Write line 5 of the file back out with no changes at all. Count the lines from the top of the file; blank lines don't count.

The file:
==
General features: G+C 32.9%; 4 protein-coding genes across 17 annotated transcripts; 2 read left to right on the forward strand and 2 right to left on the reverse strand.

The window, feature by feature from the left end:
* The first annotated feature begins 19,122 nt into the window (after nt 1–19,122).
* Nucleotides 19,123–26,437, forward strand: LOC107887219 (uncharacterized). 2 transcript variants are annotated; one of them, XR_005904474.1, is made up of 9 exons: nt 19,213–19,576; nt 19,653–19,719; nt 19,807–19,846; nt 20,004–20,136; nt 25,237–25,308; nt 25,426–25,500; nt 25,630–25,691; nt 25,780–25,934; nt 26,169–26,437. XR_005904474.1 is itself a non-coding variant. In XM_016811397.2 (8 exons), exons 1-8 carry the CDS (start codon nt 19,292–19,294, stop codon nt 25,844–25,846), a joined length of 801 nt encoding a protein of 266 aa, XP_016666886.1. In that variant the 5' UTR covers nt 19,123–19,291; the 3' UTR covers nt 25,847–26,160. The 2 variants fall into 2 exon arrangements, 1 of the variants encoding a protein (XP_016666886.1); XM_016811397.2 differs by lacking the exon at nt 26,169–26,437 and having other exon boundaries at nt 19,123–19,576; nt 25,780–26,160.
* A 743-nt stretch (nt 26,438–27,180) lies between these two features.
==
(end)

* A 743-nt stretch (nt 26,438–27,180) lies between these two features.